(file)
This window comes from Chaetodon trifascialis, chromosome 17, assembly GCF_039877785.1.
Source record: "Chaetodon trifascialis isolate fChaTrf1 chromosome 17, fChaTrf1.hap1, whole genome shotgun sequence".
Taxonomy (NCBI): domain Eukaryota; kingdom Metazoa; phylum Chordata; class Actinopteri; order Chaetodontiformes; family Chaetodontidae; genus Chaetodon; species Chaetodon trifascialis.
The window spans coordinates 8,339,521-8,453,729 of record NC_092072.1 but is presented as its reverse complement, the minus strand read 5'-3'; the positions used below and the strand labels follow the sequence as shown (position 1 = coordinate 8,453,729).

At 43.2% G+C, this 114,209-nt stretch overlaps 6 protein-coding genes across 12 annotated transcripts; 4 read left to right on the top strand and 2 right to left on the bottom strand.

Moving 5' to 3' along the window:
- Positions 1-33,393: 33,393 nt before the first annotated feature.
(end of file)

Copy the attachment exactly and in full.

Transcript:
This window comes from Chaetodon trifascialis, chromosome 17, assembly GCF_039877785.1.
Source record: "Chaetodon trifascialis isolate fChaTrf1 chromosome 17, fChaTrf1.hap1, whole genome shotgun sequence".
Taxonomy (NCBI): domain Eukaryota; kingdom Metazoa; phylum Chordata; class Actinopteri; order Chaetodontiformes; family Chaetodontidae; genus Chaetodon; species Chaetodon trifascialis.
The window spans coordinates 8,339,521-8,453,729 of record NC_092072.1 but is presented as its reverse complement, the minus strand read 5'-3'; the positions used below and the strand labels follow the sequence as shown (position 1 = coordinate 8,453,729).

At 43.2% G+C, this 114,209-nt stretch overlaps 6 protein-coding genes across 12 annotated transcripts; 4 read left to right on the top strand and 2 right to left on the bottom strand.

Moving 5' to 3' along the window:
- Positions 1-33,393: 33,393 nt before the first annotated feature.